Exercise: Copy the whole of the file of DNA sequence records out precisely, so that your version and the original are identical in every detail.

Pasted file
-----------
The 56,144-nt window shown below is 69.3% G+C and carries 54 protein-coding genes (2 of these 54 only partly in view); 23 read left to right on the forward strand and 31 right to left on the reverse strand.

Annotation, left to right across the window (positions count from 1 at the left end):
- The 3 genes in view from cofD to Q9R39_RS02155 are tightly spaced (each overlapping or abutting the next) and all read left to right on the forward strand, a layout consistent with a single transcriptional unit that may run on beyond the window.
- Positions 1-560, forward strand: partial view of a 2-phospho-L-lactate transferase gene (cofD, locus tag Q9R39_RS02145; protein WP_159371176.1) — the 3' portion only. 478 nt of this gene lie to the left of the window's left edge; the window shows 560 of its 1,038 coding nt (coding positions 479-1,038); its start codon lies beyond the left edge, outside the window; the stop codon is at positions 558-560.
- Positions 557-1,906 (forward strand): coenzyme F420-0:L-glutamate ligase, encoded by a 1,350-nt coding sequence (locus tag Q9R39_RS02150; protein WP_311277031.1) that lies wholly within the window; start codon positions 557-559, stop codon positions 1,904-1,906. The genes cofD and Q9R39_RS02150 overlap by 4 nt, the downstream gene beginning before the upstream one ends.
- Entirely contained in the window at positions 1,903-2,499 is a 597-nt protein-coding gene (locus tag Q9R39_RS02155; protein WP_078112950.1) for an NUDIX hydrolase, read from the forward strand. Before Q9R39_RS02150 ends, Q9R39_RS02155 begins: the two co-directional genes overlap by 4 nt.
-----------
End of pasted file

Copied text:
The 56,144-nt window shown below is 69.3% G+C and carries 54 protein-coding genes (2 of these 54 only partly in view); 23 read left to right on the forward strand and 31 right to left on the reverse strand.

Annotation, left to right across the window (positions count from 1 at the left end):
- The 3 genes in view from cofD to Q9R39_RS02155 are tightly spaced (each overlapping or abutting the next) and all read left to right on the forward strand, a layout consistent with a single transcriptional unit that may run on beyond the window.
- Positions 1-560, forward strand: partial view of a 2-phospho-L-lactate transferase gene (cofD, locus tag Q9R39_RS02145; protein WP_159371176.1) — the 3' portion only. 478 nt of this gene lie to the left of the window's left edge; the window shows 560 of its 1,038 coding nt (coding positions 479-1,038); its start codon lies beyond the left edge, outside the window; the stop codon is at positions 558-560.
- Positions 557-1,906 (forward strand): coenzyme F420-0:L-glutamate ligase, encoded by a 1,350-nt coding sequence (locus tag Q9R39_RS02150; protein WP_311277031.1) that lies wholly within the window; start codon positions 557-559, stop codon positions 1,904-1,906. The genes cofD and Q9R39_RS02150 overlap by 4 nt, the downstream gene beginning before the upstream one ends.
- Entirely contained in the window at positions 1,903-2,499 is a 597-nt protein-coding gene (locus tag Q9R39_RS02155; protein WP_078112950.1) for an NUDIX hydrolase, read from the forward strand. Before Q9R39_RS02150 ends, Q9R39_RS02155 begins: the two co-directional genes overlap by 4 nt.